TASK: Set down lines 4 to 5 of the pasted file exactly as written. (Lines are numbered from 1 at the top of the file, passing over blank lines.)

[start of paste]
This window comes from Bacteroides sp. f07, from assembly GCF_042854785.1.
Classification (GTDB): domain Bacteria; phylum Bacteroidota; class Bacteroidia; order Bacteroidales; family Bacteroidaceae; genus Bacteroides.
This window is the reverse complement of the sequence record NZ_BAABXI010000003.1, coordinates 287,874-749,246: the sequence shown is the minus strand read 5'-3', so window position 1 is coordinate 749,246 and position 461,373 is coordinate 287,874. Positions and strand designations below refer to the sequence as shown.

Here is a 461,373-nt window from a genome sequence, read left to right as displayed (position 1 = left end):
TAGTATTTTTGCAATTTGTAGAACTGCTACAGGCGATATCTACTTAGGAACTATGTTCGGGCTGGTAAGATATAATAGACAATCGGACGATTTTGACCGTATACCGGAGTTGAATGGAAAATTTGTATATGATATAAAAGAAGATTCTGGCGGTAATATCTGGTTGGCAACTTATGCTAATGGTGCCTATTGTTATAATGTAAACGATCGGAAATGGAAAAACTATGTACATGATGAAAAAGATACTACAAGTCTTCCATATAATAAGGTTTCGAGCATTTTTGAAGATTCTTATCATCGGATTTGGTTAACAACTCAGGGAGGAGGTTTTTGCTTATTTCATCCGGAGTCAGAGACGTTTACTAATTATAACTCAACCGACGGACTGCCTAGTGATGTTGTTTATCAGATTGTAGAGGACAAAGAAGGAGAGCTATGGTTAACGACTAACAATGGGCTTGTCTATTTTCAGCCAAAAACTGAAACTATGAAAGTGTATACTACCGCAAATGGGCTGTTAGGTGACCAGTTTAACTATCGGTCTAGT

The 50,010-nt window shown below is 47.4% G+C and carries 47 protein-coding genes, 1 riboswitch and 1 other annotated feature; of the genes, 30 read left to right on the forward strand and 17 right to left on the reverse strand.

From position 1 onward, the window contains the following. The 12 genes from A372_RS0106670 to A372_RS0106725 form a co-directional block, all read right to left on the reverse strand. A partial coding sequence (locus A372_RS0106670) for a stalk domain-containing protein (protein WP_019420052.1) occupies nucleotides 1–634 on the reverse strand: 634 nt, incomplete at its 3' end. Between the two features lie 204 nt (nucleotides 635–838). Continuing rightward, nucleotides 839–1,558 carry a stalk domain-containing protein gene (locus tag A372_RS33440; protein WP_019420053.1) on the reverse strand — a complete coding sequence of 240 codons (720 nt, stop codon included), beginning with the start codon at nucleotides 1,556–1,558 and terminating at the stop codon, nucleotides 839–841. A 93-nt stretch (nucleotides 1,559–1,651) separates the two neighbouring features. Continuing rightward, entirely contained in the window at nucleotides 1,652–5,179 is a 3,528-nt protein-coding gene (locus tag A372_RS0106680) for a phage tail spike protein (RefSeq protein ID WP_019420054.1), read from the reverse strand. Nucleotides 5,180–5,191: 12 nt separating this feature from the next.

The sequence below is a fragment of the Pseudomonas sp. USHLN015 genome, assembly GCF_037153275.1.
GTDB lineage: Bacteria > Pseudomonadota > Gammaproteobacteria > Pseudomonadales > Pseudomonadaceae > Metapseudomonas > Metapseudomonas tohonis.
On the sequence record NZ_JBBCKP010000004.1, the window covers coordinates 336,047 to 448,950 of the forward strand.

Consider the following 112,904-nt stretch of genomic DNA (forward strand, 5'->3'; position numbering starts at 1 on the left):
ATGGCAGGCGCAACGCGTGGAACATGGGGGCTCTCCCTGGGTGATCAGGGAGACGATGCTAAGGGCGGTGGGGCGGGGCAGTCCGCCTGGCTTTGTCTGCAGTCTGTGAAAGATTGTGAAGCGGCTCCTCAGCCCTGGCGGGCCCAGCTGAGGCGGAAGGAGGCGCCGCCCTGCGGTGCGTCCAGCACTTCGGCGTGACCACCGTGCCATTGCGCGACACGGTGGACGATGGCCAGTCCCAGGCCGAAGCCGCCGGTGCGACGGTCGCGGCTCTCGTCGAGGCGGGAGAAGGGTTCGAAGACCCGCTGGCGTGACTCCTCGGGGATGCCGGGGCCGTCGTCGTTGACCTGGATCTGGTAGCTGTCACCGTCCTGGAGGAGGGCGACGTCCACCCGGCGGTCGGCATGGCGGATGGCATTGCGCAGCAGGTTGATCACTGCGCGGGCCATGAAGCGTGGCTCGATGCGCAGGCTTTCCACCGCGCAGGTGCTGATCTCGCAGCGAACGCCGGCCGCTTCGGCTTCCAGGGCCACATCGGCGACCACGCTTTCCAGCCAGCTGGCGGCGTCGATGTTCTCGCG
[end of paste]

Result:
Here is a 461,373-nt window from a genome sequence, read left to right as displayed (position 1 = left end):
TAGTATTTTTGCAATTTGTAGAACTGCTACAGGCGATATCTACTTAGGAACTATGTTCGGGCTGGTAAGATATAATAGACAATCGGACGATTTTGACCGTATACCGGAGTTGAATGGAAAATTTGTATATGATATAAAAGAAGATTCTGGCGGTAATATCTGGTTGGCAACTTATGCTAATGGTGCCTATTGTTATAATGTAAACGATCGGAAATGGAAAAACTATGTACATGATGAAAAAGATACTACAAGTCTTCCATATAATAAGGTTTCGAGCATTTTTGAAGATTCTTATCATCGGATTTGGTTAACAACTCAGGGAGGAGGTTTTTGCTTATTTCATCCGGAGTCAGAGACGTTTACTAATTATAACTCAACCGACGGACTGCCTAGTGATGTTGTTTATCAGATTGTAGAGGACAAAGAAGGAGAGCTATGGTTAACGACTAACAATGGGCTTGTCTATTTTCAGCCAAAAACTGAAACTATGAAAGTGTATACTACCGCAAATGGGCTGTTAGGTGACCAGTTTAACTATCGGTCTAGT